Wethersfield resident and active Eagle Scout Frank Bruno.
Community Service Advocate Earns Eagle Scout Rank
WETHERSFIELD - Frank Bruno has been doing community service for practically his whole life.
It started in first grade, when he first joined the Cub Scouts, and an appreciation for the importance of giving back, a value the 18-year-old Wethersfield resident says was imparted on him throughout his time with the organization, has stuck with him since.
“With all of the activities and events we participated in, I began to develop interest in community service and I wanted to do anything I could to help people in general,” Bruno said “In my opinion, there are not many things that you can do that will give you a better feeling than helping people and giving back to the community.”
It carried him to advance to the level of Boy Scout and Troop 50 when he was in sixth grade. Since then, the Kingswood Oxford High School graduate has done everything from playground repair and restoration to constructing a storage shed in Mill Woods, amongst other Boy Scout projects.
“The Boy Scouts are very much involved in projects that help out the community and I have helped with many bottle and can drives, picking up litter, and helping with food and clothing donations to help out those in need,” Bruno said.
Now, his work has garnered him the milestone of becoming an Eagle Scout--the highest designation in the Scout organization.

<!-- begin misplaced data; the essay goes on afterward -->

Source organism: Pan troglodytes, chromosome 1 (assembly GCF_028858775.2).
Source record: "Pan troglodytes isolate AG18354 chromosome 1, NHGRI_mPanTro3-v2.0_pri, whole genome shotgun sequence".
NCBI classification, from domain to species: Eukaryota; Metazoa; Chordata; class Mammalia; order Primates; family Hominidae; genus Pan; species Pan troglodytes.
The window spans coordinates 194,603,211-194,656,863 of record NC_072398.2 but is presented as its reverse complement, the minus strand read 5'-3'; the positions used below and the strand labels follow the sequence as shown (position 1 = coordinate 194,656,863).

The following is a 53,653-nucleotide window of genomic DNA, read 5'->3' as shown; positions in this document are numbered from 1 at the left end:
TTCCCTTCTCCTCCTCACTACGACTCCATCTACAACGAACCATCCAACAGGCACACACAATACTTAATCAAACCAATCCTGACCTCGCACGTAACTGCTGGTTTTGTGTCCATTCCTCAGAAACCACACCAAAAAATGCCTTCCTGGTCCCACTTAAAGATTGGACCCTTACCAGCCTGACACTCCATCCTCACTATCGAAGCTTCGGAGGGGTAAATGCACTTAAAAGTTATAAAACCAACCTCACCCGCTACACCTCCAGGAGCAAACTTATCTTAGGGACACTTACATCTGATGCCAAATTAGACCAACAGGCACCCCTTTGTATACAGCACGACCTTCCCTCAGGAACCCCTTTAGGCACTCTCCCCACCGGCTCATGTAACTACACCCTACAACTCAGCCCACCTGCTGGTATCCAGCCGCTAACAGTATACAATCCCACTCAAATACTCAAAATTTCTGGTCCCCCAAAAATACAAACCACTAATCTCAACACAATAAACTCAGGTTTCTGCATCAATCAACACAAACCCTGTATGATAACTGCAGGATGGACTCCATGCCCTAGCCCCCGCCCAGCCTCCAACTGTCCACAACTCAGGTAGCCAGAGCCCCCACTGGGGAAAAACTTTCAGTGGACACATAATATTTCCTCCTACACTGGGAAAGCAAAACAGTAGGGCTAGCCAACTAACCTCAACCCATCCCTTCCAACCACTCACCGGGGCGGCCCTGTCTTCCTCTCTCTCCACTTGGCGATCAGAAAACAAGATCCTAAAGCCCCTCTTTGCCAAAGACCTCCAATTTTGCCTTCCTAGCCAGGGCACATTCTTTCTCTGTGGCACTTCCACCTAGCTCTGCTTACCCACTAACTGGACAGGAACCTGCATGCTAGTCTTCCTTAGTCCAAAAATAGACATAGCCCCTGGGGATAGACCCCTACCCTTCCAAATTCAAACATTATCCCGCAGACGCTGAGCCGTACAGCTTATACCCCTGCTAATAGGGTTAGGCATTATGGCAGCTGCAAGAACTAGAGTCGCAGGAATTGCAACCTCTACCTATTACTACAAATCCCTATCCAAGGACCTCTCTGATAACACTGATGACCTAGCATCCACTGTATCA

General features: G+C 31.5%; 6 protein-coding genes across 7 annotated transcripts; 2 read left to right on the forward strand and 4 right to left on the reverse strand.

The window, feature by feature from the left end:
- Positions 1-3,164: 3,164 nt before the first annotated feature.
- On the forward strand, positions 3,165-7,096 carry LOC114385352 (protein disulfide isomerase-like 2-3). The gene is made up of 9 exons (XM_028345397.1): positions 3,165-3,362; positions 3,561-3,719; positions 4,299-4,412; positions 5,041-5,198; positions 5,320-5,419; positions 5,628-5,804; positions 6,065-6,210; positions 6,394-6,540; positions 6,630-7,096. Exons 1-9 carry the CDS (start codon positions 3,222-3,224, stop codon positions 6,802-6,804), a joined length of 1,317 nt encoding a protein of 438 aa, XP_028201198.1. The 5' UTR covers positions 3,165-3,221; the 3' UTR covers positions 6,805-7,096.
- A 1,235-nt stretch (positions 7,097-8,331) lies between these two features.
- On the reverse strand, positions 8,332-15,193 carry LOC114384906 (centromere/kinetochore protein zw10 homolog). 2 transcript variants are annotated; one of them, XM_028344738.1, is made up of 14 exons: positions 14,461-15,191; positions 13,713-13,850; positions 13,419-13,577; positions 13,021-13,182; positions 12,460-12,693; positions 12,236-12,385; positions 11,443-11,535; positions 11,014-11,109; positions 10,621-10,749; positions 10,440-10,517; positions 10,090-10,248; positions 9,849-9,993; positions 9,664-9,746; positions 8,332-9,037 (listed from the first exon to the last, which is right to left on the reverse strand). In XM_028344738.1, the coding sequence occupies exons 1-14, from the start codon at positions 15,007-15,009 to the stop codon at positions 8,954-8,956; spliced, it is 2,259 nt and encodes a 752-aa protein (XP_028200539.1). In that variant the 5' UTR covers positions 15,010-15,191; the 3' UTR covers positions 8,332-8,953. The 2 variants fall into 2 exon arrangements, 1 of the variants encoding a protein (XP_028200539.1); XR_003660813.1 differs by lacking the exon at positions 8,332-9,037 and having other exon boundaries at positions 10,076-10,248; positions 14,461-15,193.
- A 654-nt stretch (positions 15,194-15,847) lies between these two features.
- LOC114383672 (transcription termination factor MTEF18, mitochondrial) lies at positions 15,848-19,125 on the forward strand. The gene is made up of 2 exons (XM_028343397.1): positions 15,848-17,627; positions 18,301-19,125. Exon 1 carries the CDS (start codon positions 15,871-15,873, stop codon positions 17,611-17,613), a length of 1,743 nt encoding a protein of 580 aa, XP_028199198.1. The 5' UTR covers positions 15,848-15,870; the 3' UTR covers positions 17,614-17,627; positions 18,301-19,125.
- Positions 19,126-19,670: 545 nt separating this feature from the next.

“To the common person, the rank of Eagle Scout is just a name,” Bruno said. “However, most people are not aware of all the hard work and time that must be put in to achieve this.”
For Bruno, that hard work was done in the form of a donation drive aimed at collecting food, toiletries, and other supplies for The House of Bread, a soup kitchen and shelter in Hartford.
“I knew that I wanted to plan a project that would assist people who were struggling in their lives, and I came across a shelter in Hartford that looked like they could use the help,” he said.
That meant collecting donations in Wethersfield, West Hartford and Rocky Hill, while leading the team of Scouts assigned to assist him.
“My Eagle Scout project was my first chance to plan and complete a project that I had created,” Bruno said. “Overall, I learned a great deal from the experience and my project taught to me to be a better leader and showed me that hard work can accomplish anything.”
Bruno also needed to obtain 21 Scout merit badges, 12 of which are required to have Eagle designation, serve in a leadership position for a six-month duration, and undergo a Board of Review.